Hexo provides a fast and easy deployment strategy. You only need one single command to deploy your site to your server.

hexo deploy

To deploy Hexo to Github, you need to install the necessary plugin(s), hexo-deployer-git that is compatible with the deployment method provided by your server/repository. Deployment is usually configured through _config.yml. A valid configuration must have the type field. For example:

type: git

At the beginning, you need to go to this website to see how to create a GitHub Personal Access Token. Once the token is generated, keep it somewhere for later use.

Go to Hexo file _config.yml, and include below code block in it. Set the token parameter to be the Github token name which was just generated.

type: git
url: https://github.com/<myusername>/<myrepo>.git
branch: <branch_name>
token: $<token_name>
name: <my_visible_name>
email: <my_email>

After this, you could deploy Hexo to your Github repository. The command should be like this:

<token_name>=<token_value> hexo deploy;

What is S3 ?

  • Object Based
  • Files <= 5 TB
  • No OS or DB storage
  • Unlimited Storage
  • Universal namespace

What is S3 Object?

  • Key * Object name
  • Value * The data itself (made up of bytes)
  • Version ID
  • Metadata * Data about the data you are storing

S3 Security

  • Buckets are private by default (includes all objects within it)
  • Object ACLs: Make individual objects public
  • Bucket policies: Make entire buckets public
  • HTTP status code: When uploading an object to S3 successfully

S3 Versioning

  • All Versions: All Versions of an object are in S3. (writes and deletes)
  • Backup: a great backup tool
  • Cannot Be Disabled: Once enabled, it cannot be disabled * only suspended
  • Lifecycle Rules: Can be integrated with lifecycle rules
  • Supports MFA: Can support multi-factor authentication

S3 Lifecycle Management

  • Automates moving objects between the different storage tiers
  • Can be used in conjunction with versioning
  • Can be applied to current versions and previous versions

S3 Object Lock and Glacier Vault Lock

  • Object Lock
    • Store objects using a write once, read many (WORM) model
    • Can be on individual objects or applied across the bucket
    • It comes in two modes: governance mode (protect objects against most users unless they have special permissions) & compliance mode (protect objects against any users)
  • Glacier Vault Lock
    • Allows you to deploy and enforce compliance controls for individual S3 Glacier vaults with a vault lock policy. You can specify controls, e.g. WORM, in a vault lock policy and lock the policy from future edits. Once locked, the policy cannot be changed

S3 Encryption

  • Encryption in Transit
    • SSL/TLS
    • HTTPS
  • Encryption at Rest
    • Server-side encryption
    • SSE-S3 (AES 256-bit)
    • SSE-KMS
    • SSE-C
  • Client-Side Encryption
    • Encrypt the files before you upload them to S3
  • Encryption with a Bucket Policy
    • A bucket policy can deny all PUT requests that do not include the x-amz-server-side-encryption parameter in the request header

Optimizing S3 Performance

  • Prefix
    • More prefix and more requests per second.
    • You can achieve a number of requests: 3,500 PUT / COPY / POST / DELETE and 5,500 GET / HEAD per second , per prefix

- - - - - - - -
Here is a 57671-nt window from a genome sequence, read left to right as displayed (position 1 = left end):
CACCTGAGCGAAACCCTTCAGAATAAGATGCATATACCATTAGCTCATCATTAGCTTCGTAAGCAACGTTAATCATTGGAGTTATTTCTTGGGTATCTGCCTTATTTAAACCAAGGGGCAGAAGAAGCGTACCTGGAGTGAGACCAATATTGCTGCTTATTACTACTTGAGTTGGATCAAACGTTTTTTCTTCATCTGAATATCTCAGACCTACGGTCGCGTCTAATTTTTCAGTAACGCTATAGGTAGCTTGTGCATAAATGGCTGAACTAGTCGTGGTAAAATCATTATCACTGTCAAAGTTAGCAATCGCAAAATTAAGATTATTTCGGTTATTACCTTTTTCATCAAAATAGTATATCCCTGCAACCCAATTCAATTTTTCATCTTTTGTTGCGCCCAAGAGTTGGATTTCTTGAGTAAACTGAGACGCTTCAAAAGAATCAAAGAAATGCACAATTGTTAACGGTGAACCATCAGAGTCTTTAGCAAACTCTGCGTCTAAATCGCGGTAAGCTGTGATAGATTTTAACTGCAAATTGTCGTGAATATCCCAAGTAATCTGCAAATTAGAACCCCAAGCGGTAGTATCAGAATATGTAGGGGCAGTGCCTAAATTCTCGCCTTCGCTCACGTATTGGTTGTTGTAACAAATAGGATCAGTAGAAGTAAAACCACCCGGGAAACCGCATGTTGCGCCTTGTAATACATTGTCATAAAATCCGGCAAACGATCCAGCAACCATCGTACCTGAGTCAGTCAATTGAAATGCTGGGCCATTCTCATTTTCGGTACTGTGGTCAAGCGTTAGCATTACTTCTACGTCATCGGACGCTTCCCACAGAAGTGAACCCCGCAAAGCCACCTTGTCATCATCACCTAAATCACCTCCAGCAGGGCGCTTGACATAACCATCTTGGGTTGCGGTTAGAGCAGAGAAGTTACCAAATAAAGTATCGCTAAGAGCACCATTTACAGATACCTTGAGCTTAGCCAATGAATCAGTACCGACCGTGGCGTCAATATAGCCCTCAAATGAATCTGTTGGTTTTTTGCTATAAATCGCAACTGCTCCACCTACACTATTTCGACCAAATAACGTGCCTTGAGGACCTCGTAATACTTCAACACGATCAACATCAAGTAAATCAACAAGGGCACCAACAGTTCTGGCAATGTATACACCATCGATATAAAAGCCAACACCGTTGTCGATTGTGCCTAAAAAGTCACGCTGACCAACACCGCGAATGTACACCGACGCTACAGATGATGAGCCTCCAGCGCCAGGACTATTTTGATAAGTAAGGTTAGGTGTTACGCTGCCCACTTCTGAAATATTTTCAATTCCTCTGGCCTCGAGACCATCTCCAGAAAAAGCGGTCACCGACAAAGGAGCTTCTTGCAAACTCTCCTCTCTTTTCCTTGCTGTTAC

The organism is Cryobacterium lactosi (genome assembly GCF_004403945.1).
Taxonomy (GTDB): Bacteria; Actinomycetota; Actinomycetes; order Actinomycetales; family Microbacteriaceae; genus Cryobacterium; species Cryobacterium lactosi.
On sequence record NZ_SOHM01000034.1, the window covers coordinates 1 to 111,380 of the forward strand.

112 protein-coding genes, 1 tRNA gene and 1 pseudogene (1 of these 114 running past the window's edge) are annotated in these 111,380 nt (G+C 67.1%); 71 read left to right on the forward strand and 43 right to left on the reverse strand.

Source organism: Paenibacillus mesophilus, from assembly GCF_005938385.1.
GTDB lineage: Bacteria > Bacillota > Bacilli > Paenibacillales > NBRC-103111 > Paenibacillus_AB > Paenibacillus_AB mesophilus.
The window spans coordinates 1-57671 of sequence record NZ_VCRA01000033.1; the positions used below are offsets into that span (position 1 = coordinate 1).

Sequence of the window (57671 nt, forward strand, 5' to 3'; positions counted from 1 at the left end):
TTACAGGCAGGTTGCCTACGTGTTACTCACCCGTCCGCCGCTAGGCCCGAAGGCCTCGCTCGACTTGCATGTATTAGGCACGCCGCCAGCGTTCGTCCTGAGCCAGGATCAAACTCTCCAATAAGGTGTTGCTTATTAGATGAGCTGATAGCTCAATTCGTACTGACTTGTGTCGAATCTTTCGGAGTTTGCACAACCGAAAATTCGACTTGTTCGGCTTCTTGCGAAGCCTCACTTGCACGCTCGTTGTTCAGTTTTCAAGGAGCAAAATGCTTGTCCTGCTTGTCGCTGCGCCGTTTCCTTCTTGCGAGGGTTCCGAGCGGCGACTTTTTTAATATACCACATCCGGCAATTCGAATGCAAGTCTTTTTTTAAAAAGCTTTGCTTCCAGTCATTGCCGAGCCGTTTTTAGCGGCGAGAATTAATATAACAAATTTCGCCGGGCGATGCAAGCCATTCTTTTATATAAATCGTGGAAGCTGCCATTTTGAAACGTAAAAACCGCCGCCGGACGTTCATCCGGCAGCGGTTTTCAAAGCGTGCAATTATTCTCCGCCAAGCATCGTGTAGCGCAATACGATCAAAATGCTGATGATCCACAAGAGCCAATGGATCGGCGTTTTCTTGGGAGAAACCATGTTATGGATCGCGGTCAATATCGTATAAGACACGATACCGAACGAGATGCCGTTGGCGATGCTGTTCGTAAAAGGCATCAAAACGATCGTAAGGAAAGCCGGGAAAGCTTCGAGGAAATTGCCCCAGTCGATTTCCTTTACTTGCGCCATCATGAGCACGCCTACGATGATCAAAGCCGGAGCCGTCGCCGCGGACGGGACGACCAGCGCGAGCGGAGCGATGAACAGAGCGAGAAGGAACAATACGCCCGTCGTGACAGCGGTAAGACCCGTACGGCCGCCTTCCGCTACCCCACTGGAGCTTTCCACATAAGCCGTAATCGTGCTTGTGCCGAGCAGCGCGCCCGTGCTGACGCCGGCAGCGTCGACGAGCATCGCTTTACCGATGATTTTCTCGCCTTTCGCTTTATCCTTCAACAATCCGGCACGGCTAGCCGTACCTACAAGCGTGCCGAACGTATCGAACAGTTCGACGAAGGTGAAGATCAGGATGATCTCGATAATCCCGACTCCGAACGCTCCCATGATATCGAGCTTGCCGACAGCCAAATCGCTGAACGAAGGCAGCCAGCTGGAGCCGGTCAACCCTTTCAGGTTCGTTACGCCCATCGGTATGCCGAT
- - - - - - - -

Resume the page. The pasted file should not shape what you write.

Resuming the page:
• SSE-KMS limits * when using it to encrypt objects in S3, keep in mind the limits
    • Uploading/downloading count toward the KMS quota
    • Region-specific, it’s either 5,500, 10,000 or 30,000 requests per second
    • You cannot request a quota increase for KMS
  • Tips:
    • Use multipart uploads to increase performance when uploading files
    • Files > 100 MB (should use multipart uploads). Files > 5 GB (must use multipart uploads)
    • User S3 byte-range fetches to increase performance when downloading files

S3 Replication

  • Replicate objects from one bucket to another
  • Existing objects are not replicated automatically
  • Delete markers are not replicated by default

S3 Comparison

While using Hexo to set up a github.io blog, the default domain name is [your-github-username].github.io. To use a custom DNS for your personal blog, Github requires you to create a file named CNAME in master branch of your repository. Since Hexo3, if you simply added the CNAME file manually it would be overwritten at deployment time. So you could use Hexo plugin: hexo-generator-cname.


$ npm install hexo-generator-cname --save


Add hexo-generator-cname to plugins in _config.yml.

$ plugins: hexo-generator-cname

Configure domain name

Go to _config.yml file, and find the variable url. Configure your custom domain name like below.

url: http://[your-custom-domain-name]

When you run

$ hexo generate

again, a CNAME file containing your custom domain name configured just now in _config.yml will be created.

Then you need to login to your DNS provider and create a DNS CNAME record pointing hostname www to your-github-username.github.io. Here is a DNS provider I used before wanwang. It will take a couple hours to replicate default domain name with the custom one.

Welcome to Hexo! This is a short post about how to use Hexo. Check documentation for more info. If you get any problems when using Hexo, you can find the answer in troubleshooting or you can ask questions on GitHub.

Quick Start

Create a new post

$ hexo new "My New Post"

More info: Writing

Writing a post

You need to use Markdown language to write posts. Please go to this website to learn the syntax.

Run server

$ hexo server

More info: Server

Generate static files

$ hexo generate

More info: Generating

Deploy to remote sites

$ hexo deploy

More info: Deployment